Authors: Alfred Rosa & Paul Eschholz
Activity Objective: After you have selected a topic for your essay, it's time to write a thesis statement. This activity will guide you through the process of developing a thesis. To start, you need to look at the ideas and information you have generated about your topic and ask questions about them in order to understand the topic completely.
Click the forward and backward arrows to navigate through the slides. You may also click the above "Outline" button to see an overview of all the slides in this activity.
Let’s say that you chose or were assigned the topic of internships, the practice of employing relatively inexperienced people, often students, so that they become familiar with particular work environments and business practices. Through your reading you have learned that internships are often mutually beneficial. Interns can gain useful work-related experience and businesses get inexpensive temporary help (which sometimes leads to permanent positions).
Now you need to more deeply inform yourself about internships by asking questions about the information and ideas you have gathered. For example:
Once the questioning starts, one question will lead to another, and the answers to these questions — often found through more reading, interviews, and discussions — will inform you about the depth and breadth of your topic. If all this is done well, you will soon begin to think like an expert on your topic.
At this point, the likelihood of developing a thesis, or a number of them, will greatly increase. It is out of the facts and ideas that you have collected and the questions you ask of that material that a thesis will come to mind.
Before heading to the next step, take a moment to ask questions and think more deeply about your own topic.
Once you have asked all the questions you think necessary and have supplied answers to those questions, you are ready to list possible thesis statements. Trying to develop not just one thesis but several of them can be a very helpful strategy in refining your ideas and coming up with the best possible thesis. Also, keep in mind that a thesis can be considered a working thesis until you are sure it conveys exactly what you want to say, or until you revise it into its final form. Here are some theses that might be developed as a result of a deeper investigation into the topic of internships:
Now it's your turn! In the spaces below, write three possible thesis statements for your topic.
The potential theses listed in Step 2 reflect different approaches to and aspects of the topic of internships. Let’s take a closer look at how each one may have been arrived at and where each might lead the writer:
All effective internship programs have five key elements.
This thesis is most likely the product of an examination of successful internship programs to learn their key elements. The supporting information might also serve to explain the establishment of an internship program or how to improve an existing one.
Employers must have a clearly defined set of expectations for internship programs.
This thesis suggests that successful internships are the result of clear expectations for the intern and well-defined pathways for achieving success.
We need a federally funded internship program.
This thesis suggests that internships are so worthwhile that they need to be made available nationally and be federally funded.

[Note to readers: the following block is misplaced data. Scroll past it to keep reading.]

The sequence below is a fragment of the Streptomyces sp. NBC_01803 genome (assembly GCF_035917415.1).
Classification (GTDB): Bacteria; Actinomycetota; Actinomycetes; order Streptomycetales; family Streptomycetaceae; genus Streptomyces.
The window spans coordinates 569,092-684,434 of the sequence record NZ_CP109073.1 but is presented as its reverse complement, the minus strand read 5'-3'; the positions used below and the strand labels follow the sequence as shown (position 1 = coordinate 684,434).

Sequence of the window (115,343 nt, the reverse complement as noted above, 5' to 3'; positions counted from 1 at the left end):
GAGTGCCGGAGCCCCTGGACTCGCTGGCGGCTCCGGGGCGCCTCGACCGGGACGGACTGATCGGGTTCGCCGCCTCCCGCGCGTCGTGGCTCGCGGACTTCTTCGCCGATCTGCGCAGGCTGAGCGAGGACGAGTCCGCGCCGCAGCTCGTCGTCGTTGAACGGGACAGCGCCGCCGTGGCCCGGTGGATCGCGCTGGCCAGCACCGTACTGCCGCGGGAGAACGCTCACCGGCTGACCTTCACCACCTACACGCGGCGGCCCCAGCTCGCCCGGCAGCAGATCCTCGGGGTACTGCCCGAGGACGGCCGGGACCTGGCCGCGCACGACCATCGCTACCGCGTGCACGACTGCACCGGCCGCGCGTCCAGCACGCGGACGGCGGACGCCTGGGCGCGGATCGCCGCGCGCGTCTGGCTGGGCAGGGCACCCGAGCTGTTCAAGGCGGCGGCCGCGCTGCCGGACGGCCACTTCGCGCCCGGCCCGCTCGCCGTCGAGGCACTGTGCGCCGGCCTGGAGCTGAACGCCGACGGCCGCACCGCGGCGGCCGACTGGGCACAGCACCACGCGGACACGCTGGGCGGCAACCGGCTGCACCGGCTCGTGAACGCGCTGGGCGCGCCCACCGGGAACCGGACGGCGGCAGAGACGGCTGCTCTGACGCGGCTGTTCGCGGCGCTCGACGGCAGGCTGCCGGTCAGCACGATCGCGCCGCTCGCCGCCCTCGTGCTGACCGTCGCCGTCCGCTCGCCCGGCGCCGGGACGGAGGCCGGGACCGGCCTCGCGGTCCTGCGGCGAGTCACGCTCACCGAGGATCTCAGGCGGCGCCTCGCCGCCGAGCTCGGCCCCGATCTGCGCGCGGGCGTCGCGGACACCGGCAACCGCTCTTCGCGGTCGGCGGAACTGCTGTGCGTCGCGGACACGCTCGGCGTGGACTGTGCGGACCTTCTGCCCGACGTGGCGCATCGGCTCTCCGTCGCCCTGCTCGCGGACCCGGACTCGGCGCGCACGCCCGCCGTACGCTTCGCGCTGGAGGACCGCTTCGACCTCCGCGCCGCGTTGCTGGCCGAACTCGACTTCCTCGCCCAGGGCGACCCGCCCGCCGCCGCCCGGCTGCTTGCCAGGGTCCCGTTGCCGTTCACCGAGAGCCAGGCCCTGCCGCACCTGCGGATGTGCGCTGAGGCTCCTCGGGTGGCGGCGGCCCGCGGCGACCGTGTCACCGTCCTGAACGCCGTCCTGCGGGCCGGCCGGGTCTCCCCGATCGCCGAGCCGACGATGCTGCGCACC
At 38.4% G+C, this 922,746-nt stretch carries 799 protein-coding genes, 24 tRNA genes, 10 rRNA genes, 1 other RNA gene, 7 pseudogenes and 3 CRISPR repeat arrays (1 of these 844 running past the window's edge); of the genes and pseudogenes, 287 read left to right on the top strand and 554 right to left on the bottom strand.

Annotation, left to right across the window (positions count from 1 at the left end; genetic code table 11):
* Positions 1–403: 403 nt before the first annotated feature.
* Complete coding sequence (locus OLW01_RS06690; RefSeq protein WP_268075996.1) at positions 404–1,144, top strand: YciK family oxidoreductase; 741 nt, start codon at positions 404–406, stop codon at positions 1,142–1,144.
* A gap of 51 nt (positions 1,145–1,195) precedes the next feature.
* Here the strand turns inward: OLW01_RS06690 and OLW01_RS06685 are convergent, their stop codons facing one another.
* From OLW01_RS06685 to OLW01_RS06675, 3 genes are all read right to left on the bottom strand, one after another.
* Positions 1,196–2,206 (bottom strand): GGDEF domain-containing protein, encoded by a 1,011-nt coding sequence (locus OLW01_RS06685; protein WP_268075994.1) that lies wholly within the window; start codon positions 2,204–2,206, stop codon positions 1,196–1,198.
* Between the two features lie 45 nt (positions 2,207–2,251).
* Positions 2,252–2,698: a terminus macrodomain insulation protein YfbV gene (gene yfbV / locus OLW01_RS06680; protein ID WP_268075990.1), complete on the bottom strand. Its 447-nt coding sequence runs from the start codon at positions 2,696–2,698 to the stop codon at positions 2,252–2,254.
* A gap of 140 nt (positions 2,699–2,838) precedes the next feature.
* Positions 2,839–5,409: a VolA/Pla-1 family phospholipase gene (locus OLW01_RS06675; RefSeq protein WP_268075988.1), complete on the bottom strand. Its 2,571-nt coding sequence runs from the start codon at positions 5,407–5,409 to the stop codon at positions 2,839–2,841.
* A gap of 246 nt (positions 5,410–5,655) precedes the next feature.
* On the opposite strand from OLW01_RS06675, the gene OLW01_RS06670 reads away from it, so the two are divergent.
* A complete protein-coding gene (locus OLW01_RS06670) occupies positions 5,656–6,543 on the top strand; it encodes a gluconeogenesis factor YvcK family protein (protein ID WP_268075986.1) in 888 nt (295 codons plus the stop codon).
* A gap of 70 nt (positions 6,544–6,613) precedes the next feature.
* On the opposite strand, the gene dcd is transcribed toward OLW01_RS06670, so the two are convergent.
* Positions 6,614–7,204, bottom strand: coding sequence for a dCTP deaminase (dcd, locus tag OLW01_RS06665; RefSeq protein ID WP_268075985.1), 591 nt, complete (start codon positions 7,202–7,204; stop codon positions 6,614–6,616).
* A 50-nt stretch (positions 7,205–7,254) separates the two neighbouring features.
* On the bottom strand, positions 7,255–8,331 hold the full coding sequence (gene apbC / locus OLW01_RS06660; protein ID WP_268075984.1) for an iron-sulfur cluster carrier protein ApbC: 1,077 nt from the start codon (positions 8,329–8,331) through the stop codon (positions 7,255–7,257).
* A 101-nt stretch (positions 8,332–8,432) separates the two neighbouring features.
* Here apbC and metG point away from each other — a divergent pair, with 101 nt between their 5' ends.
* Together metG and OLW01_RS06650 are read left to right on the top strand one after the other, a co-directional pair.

Now, think back to the three possible thesis statements that you generated in Step 2. Choose the thesis statement that interests you the most, and keep it in mind as we head into the next step.
A thesis statement should be
A thesis statement is not a question, although it might be prompted by one or many, as we have seen with the topic of internships.
An effective method for developing a thesis statement is to begin by writing, “What I want to say is that . . .”
What I want to say is that unless employers offer paid internships, businesses will never recruit the most qualified interns, and interns will not be able to receive the full benefits of their internship.
Later, when you delete the formulaic opening and streamline the text, you will be left with a thesis statement:
Unless employers offer paid internships, businesses will never recruit the most qualified interns, and interns will not be able to receive the full benefits of their internship.
Remember that you are not unalterably committed to the wording of your original thesis, what writers call a working thesis. Just as you provide evidence to support the thesis statement, you are free to revise the statement to fit the evidence. For example, let’s suppose you decide to use the following thesis statement for an essay on internships:
We need a federally funded internship program.
You discover as you draft your essay that your evidence is largely financial. You learn that schools and businesses, especially in poorer parts of the country, refrain from establishing internships because there is little money for such efforts. You reason that if there were a federally funded program, students and businesses from any part of the country, regardless of local resources, would have an equal opportunity to participate. You then revise your working thesis to reflect this additional, more pertinent evidence:
We need a nationwide federally funded internship program that will provide equal opportunity for all students and businesses, regardless of their regional economic differences.
Models for Writers abounds in essays with excellent thesis statements, and we often ask you to identify them. Reading essays with strong thesis statements and locating the controlling idea in each is a great way to learn how to write your own strong thesis statements.